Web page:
Tuesday, January 18, 2022


Chatting with Among the Headstones Author Cinderella Lo

Welcome author Cinderella Lo to Darkling Delights. She's sharing not only cemetery rules and traditions in Hong Kong cemeteries, but what inspired her short story The Eternal Glow of Yue. 


How do you feel about cemeteries? Do find them creepy? 

I don’t find cemeteries creepy  unless they’re neglected or abandoned.  A cultural factor plays into this. Because I find cemeteries in Southeast Asia a lot spookier than those in Canada where I used to live.

My birthplace Hong Kong has a wealth of ghost stories related to cemeteries. People accept these legends as facts, or at least take them into consideration for important decisions such as moving into a condo or opening a shop nearby.


Do you know where your ancestors are buried? Do you visit their graves?

In Hong Kong’s culture, people are expected to worship their ancestors several generations back. Because land in the city is notoriously scarce, burial grounds are rare and often limited. Most people are cremated, their ashes stored in tiny rectangular hollos in cement walls inside multi-storied public cemeteries – which ironically reflects their life-long residence in multi-storeyed shoebox-sized apartments.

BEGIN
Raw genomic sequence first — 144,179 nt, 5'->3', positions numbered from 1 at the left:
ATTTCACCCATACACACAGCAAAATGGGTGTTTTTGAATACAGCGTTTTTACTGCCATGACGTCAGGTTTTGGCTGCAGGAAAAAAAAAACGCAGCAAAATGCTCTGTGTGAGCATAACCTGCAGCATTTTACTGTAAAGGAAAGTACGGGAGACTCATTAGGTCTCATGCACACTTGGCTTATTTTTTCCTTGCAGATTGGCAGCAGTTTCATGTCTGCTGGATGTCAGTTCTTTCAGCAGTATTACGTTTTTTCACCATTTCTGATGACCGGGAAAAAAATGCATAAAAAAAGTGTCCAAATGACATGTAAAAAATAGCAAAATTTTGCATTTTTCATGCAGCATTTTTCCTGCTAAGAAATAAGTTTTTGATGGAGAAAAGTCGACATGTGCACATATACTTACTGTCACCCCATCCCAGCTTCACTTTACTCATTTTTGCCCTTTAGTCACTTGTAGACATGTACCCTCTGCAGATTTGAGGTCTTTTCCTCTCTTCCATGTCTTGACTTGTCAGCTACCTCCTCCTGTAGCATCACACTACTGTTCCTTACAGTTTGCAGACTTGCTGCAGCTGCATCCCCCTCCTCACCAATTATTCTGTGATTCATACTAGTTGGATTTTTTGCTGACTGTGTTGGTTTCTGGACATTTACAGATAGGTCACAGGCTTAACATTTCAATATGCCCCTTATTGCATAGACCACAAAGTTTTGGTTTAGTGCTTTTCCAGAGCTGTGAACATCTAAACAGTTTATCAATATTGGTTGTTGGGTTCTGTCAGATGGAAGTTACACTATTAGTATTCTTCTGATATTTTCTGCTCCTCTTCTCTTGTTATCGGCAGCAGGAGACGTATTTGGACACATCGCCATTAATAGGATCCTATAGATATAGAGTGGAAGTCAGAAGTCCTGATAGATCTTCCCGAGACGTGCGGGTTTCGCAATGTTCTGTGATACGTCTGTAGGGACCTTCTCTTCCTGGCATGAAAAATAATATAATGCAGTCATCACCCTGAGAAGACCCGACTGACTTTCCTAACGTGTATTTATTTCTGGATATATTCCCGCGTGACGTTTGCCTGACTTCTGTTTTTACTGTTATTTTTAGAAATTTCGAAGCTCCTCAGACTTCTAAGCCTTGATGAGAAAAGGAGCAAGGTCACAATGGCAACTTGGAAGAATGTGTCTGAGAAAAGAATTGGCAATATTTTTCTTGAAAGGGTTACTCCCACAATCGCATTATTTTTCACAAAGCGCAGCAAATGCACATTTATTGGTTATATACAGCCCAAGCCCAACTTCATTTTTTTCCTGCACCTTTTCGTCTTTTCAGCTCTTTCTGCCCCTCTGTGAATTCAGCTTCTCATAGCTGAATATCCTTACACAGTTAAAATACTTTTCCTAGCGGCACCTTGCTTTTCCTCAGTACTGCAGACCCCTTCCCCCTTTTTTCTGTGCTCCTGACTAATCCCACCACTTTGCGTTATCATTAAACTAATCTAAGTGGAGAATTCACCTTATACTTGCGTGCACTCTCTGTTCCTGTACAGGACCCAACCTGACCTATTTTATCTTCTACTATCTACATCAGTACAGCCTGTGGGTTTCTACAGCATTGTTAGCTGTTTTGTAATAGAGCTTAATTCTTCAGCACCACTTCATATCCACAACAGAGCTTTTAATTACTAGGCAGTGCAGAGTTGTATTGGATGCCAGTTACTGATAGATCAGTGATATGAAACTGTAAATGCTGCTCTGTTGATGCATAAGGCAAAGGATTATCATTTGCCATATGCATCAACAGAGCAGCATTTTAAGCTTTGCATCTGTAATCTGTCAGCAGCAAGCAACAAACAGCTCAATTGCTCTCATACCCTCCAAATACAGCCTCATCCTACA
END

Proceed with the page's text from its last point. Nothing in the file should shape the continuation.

I remember when I was a child in Hong Kong, my family we went to worship our ancestors – especially the maternal and paternal grandparents - at the annual spring and autumn worships. For us kids, these were exciting events, because we got together with cousins and were allowed to wander around while the adults were busy with worship ritual, e.g. preparing the incense.  They used to share offerings with the ‘neighbouring ancestors’ – the people buried next to our grandparents  - as an act of neighbourly amicability.


 Do you ever wander around cemeteries, read the inscriptions on strangers’ headstones, and wonder what their lives were like, how they died, what families they left behind?